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Belters and bohemians: Opera Locos @Sadlers_wells

At the start of the Opera Locos performance, the announcement says that they really are singing. You could be forgiven for wondering that, given the amplification turns up the backing track and the voices so loud that you can't always tell what's real. But this is a mostly harmless and slightly eccentric blend of opera classics fused with the occasional pop classic. However, recognising the pop tunes would help if you were over a certain age. The most recent of them dates back twenty years. It's currently playing at the Peacock Theatre .  Five performers play out a variety of archetype opera characters. There's the worn-out tenor (Jesús Álvarez), the macho baritone (Enrique Sánchez-Ramos), the eccentric counter-tenor (Michaël Kone), the dreamy soprano (María Rey-Joly) and the wild mezzo-soprano (Mayca Teba). Since my singing days, I haven't recognised these types of performers. However, once, I recall a conductor saying he wanted no mezzo-sopranos singing with the s

Theatre: The 25th Annual Putnam County Spelling Bee

I was part of a large gathering of bloggers who went to see Tuesday night's preview of The 25th Annual Putnam County Spelling Bee at the Donmar organised by the West End Whingers. It was a huge gathering and it felt as if half the circle audience had their own blog and a minor following...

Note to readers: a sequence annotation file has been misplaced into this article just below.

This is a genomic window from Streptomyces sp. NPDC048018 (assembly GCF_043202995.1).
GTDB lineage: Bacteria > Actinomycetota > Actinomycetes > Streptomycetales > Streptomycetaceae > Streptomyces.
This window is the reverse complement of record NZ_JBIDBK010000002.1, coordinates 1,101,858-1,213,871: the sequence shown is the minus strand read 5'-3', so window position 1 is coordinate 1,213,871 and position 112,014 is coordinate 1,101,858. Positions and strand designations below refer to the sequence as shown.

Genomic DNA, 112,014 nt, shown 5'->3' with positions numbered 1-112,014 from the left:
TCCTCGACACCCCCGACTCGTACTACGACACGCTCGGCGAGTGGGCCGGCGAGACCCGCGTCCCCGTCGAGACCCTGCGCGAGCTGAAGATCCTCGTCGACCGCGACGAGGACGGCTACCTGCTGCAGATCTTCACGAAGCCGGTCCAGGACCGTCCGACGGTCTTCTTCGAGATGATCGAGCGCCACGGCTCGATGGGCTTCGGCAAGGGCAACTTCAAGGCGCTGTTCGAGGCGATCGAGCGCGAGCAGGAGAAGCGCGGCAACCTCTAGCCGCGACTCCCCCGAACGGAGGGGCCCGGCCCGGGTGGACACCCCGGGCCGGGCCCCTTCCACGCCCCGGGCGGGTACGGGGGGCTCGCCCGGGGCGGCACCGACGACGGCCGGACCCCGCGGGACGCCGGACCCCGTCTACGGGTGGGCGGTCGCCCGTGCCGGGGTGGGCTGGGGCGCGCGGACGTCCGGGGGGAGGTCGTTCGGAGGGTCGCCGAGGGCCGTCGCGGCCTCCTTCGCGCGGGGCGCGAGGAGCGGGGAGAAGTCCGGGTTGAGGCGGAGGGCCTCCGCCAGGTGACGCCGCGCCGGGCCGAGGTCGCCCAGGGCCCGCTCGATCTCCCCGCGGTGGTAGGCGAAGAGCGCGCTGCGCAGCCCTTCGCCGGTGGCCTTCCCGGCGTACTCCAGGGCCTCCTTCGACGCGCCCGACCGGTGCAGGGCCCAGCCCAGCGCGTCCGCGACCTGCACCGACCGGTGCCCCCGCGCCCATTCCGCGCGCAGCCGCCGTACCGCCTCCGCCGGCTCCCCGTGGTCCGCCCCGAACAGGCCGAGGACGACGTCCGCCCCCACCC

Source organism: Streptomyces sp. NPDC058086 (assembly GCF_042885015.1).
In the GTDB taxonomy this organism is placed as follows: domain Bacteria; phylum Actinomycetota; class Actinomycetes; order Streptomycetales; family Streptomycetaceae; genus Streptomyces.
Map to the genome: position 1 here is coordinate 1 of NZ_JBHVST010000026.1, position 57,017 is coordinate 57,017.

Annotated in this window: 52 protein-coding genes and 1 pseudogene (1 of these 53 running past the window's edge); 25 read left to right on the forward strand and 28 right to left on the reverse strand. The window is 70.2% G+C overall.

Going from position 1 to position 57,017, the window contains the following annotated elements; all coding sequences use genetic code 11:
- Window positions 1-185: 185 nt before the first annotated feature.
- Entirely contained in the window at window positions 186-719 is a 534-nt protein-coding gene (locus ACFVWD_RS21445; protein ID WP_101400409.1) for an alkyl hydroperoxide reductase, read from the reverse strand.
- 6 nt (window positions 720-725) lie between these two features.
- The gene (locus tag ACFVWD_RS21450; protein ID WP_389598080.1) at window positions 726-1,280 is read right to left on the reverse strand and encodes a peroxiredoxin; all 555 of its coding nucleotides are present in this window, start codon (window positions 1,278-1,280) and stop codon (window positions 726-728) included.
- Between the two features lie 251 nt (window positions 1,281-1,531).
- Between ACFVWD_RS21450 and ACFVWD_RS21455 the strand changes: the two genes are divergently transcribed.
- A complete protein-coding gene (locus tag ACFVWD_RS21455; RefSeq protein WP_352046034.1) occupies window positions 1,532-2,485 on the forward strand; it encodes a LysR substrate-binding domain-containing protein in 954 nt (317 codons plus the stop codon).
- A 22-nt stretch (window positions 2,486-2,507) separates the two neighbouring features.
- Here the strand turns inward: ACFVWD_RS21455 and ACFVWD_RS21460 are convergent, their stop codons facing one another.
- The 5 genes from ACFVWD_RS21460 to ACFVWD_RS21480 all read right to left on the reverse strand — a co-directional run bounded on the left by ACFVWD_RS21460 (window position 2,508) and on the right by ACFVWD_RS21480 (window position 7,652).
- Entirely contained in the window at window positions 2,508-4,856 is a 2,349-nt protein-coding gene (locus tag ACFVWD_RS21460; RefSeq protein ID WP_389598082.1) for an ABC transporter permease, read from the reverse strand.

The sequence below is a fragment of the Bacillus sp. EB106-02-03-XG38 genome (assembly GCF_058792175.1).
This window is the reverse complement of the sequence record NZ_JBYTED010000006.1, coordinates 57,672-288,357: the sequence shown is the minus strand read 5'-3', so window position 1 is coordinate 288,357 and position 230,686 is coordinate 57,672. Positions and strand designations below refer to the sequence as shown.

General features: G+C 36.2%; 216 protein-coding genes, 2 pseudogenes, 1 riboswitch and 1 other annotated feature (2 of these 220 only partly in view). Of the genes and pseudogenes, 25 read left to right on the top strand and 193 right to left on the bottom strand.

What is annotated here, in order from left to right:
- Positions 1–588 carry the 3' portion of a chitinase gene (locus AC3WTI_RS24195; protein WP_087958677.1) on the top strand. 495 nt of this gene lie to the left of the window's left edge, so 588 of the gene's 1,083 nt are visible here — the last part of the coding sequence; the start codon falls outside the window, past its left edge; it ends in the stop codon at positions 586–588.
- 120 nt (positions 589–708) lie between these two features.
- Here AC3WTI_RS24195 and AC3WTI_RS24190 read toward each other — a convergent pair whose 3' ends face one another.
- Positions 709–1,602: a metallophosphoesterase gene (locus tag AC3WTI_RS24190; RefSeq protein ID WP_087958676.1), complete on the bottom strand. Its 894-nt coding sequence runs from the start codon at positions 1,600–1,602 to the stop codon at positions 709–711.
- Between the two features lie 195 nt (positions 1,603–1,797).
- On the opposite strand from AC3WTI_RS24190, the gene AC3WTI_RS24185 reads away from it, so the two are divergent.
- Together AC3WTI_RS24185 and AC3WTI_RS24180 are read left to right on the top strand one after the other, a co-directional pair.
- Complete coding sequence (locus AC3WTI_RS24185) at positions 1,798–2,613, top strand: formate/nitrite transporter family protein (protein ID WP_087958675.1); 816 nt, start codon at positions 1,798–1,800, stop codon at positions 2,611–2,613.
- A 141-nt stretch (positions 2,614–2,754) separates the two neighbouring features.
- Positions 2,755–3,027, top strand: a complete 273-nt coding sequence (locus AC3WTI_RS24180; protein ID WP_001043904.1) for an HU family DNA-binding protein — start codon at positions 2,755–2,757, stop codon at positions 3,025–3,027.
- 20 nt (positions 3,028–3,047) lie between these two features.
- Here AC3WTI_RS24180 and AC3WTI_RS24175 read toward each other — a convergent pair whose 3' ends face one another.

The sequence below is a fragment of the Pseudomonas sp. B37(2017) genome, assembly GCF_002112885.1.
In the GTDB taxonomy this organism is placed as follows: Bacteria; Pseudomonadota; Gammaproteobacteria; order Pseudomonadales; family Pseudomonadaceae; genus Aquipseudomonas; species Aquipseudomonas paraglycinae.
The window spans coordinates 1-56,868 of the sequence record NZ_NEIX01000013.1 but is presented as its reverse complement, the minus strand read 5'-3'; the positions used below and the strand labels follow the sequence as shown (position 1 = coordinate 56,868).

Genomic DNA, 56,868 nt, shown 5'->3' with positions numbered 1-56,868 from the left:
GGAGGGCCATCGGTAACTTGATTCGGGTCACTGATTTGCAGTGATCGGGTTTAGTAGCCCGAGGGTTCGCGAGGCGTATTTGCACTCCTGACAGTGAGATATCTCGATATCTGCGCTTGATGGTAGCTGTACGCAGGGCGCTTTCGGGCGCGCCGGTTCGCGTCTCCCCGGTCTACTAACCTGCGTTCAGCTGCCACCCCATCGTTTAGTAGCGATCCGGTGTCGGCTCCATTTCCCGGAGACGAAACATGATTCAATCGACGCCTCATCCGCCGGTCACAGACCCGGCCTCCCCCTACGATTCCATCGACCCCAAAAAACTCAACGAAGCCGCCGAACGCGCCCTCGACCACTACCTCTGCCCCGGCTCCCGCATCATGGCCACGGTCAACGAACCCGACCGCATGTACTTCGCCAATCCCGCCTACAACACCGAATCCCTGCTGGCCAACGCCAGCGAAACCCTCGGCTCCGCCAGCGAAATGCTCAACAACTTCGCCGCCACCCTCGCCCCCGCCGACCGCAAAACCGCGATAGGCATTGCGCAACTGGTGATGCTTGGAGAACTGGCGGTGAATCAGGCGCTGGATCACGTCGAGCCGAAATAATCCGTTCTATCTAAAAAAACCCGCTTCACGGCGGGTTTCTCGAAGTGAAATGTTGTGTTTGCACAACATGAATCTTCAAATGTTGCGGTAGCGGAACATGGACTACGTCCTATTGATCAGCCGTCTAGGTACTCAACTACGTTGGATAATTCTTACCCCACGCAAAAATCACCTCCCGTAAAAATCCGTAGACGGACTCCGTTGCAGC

Anyway, this is a show about a spelling bee, and the lives of its awfully competitive American contestants. This show looks so polished now that it is hard to believe it is an early preview. Only the sounds from the grumbling of the creative team (if you're sitting in the circle) would give away that this is still a work in progress.

I was familiar with this show and had seen it on Broadway in 2006. As I also was a speller back then, I was familiar with the audience participation format, which requires a careful selection of participants who won't ham it up or be too smug... That ruled out most of we bloggers I suspected...

This show is quirky and very funny with the book by Rachel Sheinkin and songs by William Finn giving it a heart. It is an odd sort of musical for the Donmar, given that they usually stage musicals about psychologically damaged people in despair. Maybe their angle is spellers in dispair, but at least in this show it is a comedy. Tuesday's preview did not get the balance between comedy and cartoonish characters quite right, but hopefully this will be ironed out as the run progresses.

The show looks great and even the black wall of the Donmar gets painted brilliant white. It is also tempting not to take one of their cute t-shirts home after the production. Or an usher wearing one of them. They are all so cute.

It runs until 2 April at the Donmar, but surely now Avenue Q is no longer around there is room in the West End for a new warm and fuzzy show to have a long run...

Pre and post-show boos (as there is no intermission) are as follows...

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